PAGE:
What is a flat foot?
A ‘flat foot’ is as the name suggests a foot with a reduced arch which appears ‘flat’. A foot may be so flat the complete sole of the foot may touch the ground.
The correct anatomical name for a flat foot is a ‘pes planus’ foot posture.
Why do people have flat feet?
There are a number of reason why people might have a flat foot
-Hyper mobile joints – the normal ligaments and joints that support the arch of the foot may move more than they should – this means when someone stands the arch can no longer support itself and the foot collapses
– Over weight – Increased weight may overload the normal structures that support the arch resulting in its collapse
What is the problem with having flat feet?
There is nothing wrong with having a flat foot but in some people it can result in a number of long term problems. These include:
– Tibialis posterior tendon overuse –
In a flat foot or a foot that is not supported (see above image) the muscles on the inside of the foot (invertors) work a lot hard to try and correct the position of the foot – overtime this can result the degeneration of the tibialis posterior tendon.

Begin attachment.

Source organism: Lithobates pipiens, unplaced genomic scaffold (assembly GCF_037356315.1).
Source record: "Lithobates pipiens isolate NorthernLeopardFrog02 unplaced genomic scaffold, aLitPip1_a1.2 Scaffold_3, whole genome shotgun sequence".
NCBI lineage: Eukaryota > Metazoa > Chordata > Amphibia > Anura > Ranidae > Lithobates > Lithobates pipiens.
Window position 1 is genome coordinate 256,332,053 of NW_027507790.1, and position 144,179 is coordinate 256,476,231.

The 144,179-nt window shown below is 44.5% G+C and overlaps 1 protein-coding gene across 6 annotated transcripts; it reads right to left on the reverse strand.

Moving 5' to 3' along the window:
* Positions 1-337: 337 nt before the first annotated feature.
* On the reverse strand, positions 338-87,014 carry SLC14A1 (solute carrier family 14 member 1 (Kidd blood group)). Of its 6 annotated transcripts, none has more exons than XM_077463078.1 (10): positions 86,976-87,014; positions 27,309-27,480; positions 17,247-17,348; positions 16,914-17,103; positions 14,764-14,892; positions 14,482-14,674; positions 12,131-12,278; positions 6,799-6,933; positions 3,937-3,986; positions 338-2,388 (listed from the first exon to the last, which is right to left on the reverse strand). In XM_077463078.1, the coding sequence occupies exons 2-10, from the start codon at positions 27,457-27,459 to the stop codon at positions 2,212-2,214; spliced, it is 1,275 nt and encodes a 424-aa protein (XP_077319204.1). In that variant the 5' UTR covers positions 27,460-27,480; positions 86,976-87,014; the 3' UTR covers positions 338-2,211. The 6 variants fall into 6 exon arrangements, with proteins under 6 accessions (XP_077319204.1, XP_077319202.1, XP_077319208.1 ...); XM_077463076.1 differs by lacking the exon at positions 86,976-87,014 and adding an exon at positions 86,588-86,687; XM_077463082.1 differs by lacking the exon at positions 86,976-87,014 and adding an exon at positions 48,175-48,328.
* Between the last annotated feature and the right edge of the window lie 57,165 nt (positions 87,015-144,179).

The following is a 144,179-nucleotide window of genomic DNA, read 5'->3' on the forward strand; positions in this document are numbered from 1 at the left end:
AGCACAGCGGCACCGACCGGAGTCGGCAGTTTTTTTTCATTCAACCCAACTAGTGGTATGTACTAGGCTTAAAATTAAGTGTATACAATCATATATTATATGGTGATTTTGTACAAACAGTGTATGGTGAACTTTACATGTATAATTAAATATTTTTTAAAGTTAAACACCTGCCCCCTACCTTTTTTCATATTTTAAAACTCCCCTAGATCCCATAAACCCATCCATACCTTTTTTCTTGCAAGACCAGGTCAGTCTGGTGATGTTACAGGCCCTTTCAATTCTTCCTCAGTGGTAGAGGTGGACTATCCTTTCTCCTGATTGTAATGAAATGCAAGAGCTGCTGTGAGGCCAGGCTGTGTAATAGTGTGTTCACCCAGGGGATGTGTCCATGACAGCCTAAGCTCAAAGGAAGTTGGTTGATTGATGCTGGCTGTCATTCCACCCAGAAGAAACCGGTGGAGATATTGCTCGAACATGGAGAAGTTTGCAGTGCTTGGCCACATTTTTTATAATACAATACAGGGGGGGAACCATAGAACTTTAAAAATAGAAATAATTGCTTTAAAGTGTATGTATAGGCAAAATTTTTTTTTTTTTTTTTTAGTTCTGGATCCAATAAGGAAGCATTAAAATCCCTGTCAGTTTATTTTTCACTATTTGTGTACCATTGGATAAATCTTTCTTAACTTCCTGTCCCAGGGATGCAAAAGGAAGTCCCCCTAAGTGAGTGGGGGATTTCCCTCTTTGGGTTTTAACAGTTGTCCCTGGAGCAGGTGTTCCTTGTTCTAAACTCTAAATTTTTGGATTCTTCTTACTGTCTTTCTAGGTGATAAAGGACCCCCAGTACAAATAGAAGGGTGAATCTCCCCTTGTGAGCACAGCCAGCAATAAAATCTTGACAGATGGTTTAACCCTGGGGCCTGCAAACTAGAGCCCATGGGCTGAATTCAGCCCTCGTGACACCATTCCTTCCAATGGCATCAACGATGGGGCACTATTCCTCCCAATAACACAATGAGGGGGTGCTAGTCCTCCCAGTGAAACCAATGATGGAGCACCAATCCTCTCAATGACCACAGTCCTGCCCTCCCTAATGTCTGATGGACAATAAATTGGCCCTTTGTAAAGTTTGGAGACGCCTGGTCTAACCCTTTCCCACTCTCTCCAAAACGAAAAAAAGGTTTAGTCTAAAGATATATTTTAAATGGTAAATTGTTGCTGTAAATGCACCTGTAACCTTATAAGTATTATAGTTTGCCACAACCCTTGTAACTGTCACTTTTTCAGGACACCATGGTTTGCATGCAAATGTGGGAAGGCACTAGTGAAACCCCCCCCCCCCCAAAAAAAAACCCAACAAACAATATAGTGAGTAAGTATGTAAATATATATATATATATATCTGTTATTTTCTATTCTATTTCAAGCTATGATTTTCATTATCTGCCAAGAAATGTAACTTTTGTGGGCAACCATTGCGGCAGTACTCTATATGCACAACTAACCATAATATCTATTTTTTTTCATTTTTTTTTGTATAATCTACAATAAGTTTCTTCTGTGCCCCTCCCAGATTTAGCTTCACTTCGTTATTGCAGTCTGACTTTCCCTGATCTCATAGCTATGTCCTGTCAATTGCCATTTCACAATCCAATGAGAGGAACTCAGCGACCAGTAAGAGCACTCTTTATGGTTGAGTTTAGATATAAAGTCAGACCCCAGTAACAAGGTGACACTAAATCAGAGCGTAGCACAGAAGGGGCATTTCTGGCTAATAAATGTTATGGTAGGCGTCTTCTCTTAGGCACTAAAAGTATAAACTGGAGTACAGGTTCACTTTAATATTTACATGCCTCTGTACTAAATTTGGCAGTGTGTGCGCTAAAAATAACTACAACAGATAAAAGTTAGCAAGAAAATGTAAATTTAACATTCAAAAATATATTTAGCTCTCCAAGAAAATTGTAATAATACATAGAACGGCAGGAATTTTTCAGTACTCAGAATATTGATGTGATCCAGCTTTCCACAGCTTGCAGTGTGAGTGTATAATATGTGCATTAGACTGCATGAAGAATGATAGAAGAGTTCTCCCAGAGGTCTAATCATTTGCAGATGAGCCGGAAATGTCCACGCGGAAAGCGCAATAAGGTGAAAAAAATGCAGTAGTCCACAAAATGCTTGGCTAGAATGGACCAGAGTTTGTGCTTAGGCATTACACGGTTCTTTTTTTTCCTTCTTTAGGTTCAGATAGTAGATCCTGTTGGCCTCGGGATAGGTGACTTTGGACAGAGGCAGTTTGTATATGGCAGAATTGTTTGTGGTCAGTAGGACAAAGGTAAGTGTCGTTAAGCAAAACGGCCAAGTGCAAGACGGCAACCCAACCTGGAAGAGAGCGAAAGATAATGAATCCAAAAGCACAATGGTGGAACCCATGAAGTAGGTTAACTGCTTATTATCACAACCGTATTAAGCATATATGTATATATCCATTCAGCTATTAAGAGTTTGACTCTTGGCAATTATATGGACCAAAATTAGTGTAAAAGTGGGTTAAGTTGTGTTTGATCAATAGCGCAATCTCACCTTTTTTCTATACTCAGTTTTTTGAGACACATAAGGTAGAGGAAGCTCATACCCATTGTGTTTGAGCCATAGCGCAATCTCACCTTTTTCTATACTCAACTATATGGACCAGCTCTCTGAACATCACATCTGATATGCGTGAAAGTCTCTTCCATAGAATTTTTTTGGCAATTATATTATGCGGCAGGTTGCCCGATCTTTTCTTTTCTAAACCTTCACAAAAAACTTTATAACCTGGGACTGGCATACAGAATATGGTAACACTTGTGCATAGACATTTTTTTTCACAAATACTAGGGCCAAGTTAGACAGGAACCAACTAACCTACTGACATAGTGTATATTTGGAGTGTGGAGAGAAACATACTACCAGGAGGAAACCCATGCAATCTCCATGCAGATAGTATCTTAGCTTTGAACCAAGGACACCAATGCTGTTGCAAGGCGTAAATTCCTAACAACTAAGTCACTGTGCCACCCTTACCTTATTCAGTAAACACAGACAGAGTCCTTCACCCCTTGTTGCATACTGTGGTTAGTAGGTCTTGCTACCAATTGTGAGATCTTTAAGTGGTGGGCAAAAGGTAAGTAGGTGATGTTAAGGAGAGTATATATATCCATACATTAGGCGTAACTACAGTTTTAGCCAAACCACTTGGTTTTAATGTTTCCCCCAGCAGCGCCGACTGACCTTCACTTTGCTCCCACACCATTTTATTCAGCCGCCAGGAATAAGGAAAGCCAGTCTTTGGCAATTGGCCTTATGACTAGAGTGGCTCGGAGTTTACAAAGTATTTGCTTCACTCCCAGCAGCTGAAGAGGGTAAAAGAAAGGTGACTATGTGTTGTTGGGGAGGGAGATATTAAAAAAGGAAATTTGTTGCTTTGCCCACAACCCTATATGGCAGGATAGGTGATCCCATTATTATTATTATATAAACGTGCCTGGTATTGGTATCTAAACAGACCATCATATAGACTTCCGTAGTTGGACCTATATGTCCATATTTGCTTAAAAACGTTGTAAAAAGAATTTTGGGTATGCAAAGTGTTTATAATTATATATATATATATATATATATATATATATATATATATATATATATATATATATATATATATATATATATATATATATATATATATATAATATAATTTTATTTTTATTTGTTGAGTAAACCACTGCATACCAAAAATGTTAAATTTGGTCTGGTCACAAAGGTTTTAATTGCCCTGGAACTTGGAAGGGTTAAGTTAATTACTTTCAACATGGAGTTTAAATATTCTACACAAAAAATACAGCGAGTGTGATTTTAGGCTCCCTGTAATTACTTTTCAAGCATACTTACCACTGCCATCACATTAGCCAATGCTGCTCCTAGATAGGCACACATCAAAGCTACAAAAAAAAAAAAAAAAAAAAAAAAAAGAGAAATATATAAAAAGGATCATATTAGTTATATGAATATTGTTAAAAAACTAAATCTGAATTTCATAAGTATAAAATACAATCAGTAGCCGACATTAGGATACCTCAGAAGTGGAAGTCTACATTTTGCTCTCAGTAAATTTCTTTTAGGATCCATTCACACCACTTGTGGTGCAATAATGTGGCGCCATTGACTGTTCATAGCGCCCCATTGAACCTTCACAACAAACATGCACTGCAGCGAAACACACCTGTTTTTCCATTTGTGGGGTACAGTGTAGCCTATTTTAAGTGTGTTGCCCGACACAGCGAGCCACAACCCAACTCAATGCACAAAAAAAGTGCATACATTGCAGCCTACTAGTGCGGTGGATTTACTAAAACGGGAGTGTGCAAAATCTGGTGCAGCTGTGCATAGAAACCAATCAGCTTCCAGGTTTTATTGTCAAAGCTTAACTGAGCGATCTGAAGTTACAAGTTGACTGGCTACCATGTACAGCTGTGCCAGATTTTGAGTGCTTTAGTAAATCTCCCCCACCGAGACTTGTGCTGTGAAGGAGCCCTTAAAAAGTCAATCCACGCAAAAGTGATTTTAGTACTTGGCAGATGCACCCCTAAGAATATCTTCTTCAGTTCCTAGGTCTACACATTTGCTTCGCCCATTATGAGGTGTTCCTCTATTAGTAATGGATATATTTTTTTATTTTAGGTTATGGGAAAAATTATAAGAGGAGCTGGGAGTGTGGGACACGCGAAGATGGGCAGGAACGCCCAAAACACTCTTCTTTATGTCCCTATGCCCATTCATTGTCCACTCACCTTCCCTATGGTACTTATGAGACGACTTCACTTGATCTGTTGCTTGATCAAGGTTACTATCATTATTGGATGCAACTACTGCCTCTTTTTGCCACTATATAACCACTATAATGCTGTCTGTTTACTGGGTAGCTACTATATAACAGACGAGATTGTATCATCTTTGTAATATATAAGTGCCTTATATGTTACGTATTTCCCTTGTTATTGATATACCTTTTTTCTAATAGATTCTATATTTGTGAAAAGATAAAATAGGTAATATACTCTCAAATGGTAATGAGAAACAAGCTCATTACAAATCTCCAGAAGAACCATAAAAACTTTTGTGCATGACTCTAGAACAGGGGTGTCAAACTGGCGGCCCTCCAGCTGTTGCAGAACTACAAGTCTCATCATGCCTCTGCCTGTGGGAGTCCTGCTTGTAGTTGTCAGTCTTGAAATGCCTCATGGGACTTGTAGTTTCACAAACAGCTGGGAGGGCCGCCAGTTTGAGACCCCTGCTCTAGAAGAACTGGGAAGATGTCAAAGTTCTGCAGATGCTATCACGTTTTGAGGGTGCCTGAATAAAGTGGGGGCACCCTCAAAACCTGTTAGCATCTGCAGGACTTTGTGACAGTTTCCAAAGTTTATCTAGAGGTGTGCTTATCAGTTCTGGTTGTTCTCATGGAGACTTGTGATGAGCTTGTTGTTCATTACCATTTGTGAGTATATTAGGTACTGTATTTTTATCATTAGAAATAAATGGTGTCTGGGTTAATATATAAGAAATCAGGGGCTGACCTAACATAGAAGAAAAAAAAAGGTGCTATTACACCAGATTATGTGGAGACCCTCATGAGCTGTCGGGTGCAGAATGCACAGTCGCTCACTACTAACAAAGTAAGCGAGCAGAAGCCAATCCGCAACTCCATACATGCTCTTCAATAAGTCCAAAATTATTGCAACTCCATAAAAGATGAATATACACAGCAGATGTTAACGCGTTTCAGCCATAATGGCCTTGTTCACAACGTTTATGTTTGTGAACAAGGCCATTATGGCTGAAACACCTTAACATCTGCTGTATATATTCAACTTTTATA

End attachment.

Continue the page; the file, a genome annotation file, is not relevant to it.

– Dorsal Midfoot compression
– Sinus tarsi pain
– Ankle Arthrtitis
– Great toe joint dysfunction
Orthotic Treatment of flat feet?
There are a number of different orthotic designs available for flat feet. Most orthotic designs are simply arch supports.
These are not ideal for the flat foot, often only irritating the arch of the foot. This is due to the subtalar joint axis position. The diagram below shoes the axis of the subtalar joint.
– When there is pressure in the green area the foot will flatten (pronation).
– When there is pressure on the axis itself (as what happens with most arch supports) there will be no movement sometimes only discomfort.
– Pressure on the inside of the subtalar joint axis (the red area) raises the arch of the foot (supination). Therefore, the most appropriate design for a flat foot is a rearfoot orthotic